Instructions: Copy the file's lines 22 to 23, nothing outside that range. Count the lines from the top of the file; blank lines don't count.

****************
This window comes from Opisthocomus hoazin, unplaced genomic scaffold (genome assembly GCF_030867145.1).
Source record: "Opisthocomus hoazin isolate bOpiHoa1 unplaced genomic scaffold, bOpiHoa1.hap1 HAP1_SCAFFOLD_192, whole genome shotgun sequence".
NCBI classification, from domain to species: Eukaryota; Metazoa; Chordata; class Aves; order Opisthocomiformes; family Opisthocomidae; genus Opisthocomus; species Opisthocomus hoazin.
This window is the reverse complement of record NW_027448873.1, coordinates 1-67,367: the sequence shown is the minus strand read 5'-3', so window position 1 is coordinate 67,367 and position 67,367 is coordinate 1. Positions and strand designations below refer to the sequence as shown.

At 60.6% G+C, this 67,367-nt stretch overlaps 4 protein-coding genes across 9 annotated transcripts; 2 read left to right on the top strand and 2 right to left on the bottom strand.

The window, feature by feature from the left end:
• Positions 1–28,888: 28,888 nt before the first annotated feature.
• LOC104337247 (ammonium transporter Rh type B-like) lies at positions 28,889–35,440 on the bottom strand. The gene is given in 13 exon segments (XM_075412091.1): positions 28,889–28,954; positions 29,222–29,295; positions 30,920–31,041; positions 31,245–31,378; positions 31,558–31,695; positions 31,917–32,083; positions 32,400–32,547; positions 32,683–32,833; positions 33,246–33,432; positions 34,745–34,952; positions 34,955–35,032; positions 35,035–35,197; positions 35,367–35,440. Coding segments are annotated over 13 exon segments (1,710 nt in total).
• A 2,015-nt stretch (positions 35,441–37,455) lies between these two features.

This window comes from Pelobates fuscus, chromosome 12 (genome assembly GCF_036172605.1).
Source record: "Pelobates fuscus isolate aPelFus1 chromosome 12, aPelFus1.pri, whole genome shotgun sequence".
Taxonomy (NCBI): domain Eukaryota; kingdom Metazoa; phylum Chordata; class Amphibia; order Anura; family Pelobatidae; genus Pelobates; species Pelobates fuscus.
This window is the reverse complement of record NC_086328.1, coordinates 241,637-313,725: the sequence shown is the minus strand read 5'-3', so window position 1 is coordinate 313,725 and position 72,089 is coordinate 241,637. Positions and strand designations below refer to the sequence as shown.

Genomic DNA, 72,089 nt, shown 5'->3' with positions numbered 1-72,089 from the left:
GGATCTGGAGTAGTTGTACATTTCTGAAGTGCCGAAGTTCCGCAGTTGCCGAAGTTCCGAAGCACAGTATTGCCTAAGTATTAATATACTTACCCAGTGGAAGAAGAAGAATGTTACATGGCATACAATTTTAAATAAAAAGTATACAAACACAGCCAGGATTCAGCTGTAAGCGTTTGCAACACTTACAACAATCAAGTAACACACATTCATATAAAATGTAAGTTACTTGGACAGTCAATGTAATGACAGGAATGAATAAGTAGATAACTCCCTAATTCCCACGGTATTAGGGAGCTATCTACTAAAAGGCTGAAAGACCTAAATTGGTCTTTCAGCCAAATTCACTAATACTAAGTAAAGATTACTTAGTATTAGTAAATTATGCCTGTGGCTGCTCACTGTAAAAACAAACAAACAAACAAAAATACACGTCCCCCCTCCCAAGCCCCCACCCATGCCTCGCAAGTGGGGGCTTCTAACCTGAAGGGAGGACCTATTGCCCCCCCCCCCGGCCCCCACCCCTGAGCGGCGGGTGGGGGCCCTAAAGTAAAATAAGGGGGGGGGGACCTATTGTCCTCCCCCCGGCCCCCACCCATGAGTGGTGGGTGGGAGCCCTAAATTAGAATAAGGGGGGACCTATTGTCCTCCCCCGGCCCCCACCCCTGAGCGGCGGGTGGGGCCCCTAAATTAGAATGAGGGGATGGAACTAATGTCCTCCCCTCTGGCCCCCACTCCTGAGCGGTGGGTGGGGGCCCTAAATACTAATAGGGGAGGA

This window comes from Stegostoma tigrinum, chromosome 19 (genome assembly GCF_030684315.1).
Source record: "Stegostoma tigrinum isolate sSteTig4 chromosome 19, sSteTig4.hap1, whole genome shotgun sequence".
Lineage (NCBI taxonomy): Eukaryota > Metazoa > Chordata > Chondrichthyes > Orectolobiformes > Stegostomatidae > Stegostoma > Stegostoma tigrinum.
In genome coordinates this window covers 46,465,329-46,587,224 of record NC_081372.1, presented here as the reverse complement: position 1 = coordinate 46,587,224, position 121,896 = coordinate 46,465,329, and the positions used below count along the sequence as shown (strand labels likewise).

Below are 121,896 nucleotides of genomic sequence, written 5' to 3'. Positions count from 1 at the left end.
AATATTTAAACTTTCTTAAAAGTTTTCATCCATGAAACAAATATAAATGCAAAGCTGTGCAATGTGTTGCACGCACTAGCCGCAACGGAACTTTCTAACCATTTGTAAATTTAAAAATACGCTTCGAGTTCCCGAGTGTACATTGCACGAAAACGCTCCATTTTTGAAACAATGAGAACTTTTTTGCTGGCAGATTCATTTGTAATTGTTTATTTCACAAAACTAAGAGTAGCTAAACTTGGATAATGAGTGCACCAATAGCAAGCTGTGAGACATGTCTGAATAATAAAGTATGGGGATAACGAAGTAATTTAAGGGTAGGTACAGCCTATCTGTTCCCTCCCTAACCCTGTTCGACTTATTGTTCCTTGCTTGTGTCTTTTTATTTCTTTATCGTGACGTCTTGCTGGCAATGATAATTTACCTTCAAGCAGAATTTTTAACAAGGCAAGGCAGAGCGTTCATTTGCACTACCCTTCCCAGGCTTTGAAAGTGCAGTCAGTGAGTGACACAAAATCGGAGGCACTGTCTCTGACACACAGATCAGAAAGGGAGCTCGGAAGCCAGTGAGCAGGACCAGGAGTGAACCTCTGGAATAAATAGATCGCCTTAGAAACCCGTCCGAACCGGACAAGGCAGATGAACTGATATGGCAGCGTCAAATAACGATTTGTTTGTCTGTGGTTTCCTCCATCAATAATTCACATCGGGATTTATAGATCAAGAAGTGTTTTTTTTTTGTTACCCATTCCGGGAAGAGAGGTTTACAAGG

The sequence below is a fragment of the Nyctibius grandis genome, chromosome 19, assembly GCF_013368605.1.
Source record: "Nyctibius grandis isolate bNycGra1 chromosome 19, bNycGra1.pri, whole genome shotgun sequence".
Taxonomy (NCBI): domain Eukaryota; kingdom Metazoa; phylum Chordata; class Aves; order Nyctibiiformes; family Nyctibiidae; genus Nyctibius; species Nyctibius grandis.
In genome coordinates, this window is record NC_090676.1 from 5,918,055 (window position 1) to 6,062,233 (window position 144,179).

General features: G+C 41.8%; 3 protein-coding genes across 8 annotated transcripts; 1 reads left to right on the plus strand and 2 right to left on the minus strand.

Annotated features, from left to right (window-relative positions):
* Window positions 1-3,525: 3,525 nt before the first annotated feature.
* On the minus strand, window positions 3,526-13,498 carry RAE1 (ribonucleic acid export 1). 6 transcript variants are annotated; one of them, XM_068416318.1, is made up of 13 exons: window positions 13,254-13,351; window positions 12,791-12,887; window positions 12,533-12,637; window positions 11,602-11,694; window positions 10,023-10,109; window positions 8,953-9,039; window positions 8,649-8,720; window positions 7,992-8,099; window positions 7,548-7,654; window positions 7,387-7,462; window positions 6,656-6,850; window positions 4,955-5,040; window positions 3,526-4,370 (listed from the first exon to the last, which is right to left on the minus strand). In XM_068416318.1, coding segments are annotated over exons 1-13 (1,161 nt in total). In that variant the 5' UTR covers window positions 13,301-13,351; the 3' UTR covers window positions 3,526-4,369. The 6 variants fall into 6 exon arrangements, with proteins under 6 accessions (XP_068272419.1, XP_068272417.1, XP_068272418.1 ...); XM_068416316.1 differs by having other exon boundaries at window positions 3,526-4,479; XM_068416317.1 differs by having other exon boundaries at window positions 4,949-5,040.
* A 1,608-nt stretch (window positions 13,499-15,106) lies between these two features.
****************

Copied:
The sequence below is a fragment of the Nyctibius grandis genome, chromosome 19, assembly GCF_013368605.1.
Source record: "Nyctibius grandis isolate bNycGra1 chromosome 19, bNycGra1.pri, whole genome shotgun sequence".